GROSS: Ben Vaughan wrote the liner notes for this record, and in it, he mentions that in one of your - I guess it's a publicity shot - that your goatee was airbrushed out so that you would look less ethnic. What was the story behind that?
(SOUNDBITE OF LAUGHTER)
OTIS: Oh, Hal Zeiger, the late Hal Zeiger, God rest his soul. He was my partner at the time, and he did these things without even asking me. And while he - you know, he wanted me to look less black. He wanted me to look less like a Greek. He wanted me to look like a nice, Anglo-Saxon WASP, which is hard to do, but he tried.
GROSS: So he airbrushed out the goatee?
OTIS: Yeah. I don't think that sold any records.
(SOUNDBITE OF LAUGHTER)
GROSS: Now, your family is Greek - was Greek?
GROSS: Your parents?
OTIS: Yeah, yeah, yeah. Were and are. Yes.
GROSS: And your last name was Veliotes?
GROSS: And when did you change it to Otis?
OTIS: The kids at school kind of made that decision for me. They decided not to deal with trying to remember how to pronounce that. They would say, Johnny Otis, and that's the way it stuck.
GROSS: So I know that your father had a grocery store. Was that in the same neighborhood that you lived in?
OTIS: Oh, yes. The grocery store was downstairs, and we lived upstairs.
GROSS: And this was in a black neighborhood?
OTIS: Yes, in the heart of the black neighborhood.
GROSS: So that, I guess, helps explain why you grew up with such a black identification.
OTIS: And that's also the luckiest thing that ever happened to me.
GROSS: Uh-huh. So...
OTIS: He might, in fact, had put it in a WASP neighborhood. Then what would have happened to me?
(SOUNDBITE OF LAUGHTER)
GROSS: Did you not think of yourself as being white when you were growing up?
OTIS: I didn't think about that at all. I had no concept about that. Luckily, my father was absolutely wonderful in that respect, and my playmates were - I didn't know it then, but they were black, African-American. I thought we were all the same thing. And I don't think it's so unique in America for white kids to grow up with black youngsters and come up together as brothers and sisters.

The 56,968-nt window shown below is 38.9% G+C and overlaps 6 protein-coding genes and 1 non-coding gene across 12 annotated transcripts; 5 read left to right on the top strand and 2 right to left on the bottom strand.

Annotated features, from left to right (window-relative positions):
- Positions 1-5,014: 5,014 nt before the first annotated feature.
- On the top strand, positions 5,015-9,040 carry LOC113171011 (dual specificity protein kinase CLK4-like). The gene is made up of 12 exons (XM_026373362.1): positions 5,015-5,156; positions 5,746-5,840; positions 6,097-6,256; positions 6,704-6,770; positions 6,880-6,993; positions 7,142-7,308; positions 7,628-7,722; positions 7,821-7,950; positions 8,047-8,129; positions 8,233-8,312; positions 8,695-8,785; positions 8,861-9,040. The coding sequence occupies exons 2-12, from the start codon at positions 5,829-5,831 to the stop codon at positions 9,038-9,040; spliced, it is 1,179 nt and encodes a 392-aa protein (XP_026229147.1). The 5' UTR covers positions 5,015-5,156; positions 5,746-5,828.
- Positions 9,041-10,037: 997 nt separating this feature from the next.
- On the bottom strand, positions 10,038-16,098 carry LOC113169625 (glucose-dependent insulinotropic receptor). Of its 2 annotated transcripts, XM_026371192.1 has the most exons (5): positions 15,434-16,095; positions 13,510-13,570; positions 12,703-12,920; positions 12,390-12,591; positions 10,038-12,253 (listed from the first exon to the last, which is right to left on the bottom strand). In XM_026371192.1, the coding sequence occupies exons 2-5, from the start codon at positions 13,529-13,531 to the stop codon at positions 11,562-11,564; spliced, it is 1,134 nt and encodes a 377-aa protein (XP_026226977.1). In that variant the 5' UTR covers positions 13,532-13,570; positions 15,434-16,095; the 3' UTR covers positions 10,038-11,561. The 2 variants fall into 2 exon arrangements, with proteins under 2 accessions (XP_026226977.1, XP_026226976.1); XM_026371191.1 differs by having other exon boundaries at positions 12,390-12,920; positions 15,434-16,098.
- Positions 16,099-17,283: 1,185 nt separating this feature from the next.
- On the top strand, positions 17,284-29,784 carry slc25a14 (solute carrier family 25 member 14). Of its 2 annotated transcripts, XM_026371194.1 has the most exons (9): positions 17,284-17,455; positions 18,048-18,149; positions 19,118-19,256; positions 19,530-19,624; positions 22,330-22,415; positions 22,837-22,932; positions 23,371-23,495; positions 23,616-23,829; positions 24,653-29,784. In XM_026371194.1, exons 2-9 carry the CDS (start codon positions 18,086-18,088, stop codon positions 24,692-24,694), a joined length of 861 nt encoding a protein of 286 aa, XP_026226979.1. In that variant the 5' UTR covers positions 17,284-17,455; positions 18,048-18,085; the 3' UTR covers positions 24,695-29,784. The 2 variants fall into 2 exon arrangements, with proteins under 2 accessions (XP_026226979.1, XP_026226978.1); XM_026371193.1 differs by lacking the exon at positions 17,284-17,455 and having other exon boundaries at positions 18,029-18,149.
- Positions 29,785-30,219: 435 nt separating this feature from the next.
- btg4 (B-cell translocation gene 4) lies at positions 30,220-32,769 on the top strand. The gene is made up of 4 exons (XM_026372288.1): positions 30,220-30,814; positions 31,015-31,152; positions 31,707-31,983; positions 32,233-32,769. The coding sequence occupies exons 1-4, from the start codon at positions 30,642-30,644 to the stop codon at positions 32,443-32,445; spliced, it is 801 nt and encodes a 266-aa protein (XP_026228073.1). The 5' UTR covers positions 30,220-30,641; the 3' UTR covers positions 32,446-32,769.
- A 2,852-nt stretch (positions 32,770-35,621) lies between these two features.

What might be unique is not to veer away. I could not veer away, because that's where I wanted to be. Those were my friends. That's what I loved. It wasn't the music that brought me to the black community. It was the way of life. I felt I was black. The characteristics of the African-American community became my own, and I just wasn't willing to give that up to go become part of the mainstream community, where people felt superior to black people and they practiced democracy and preached racism. I didn't want to be part of that. I wanted to stay in that sweet, beautiful black place in the black community.
BIANCULLI: Songwriter, bandleader, musician and talent scout Johnny Otis, speaking to Terry Gross in 1989. He died Tuesday at age 90. Johnny Otis was inducted into the Rock and Roll Hall of Fame in 1994. Among the many talents he discovered was Etta James, who died today of leukemia at age 73.
We'll feature Terry's interview with Etta James sometime next week. For now, let's hear the signature hit by one of Johnny Otis' biggest discoveries, Etta James, singing "At Last."
I'm David Bianculli, and this is FRESH AIR.
(SOUNDBITE OF SONG, "AT LAST")
ETTA JAMES: (Singing) At last, my love has come along. My lonely days are over, and life is like a song. Oh, yeah, yeah. At last, the skies above are blue. My heart was wrapped up in clover the night I looked at you.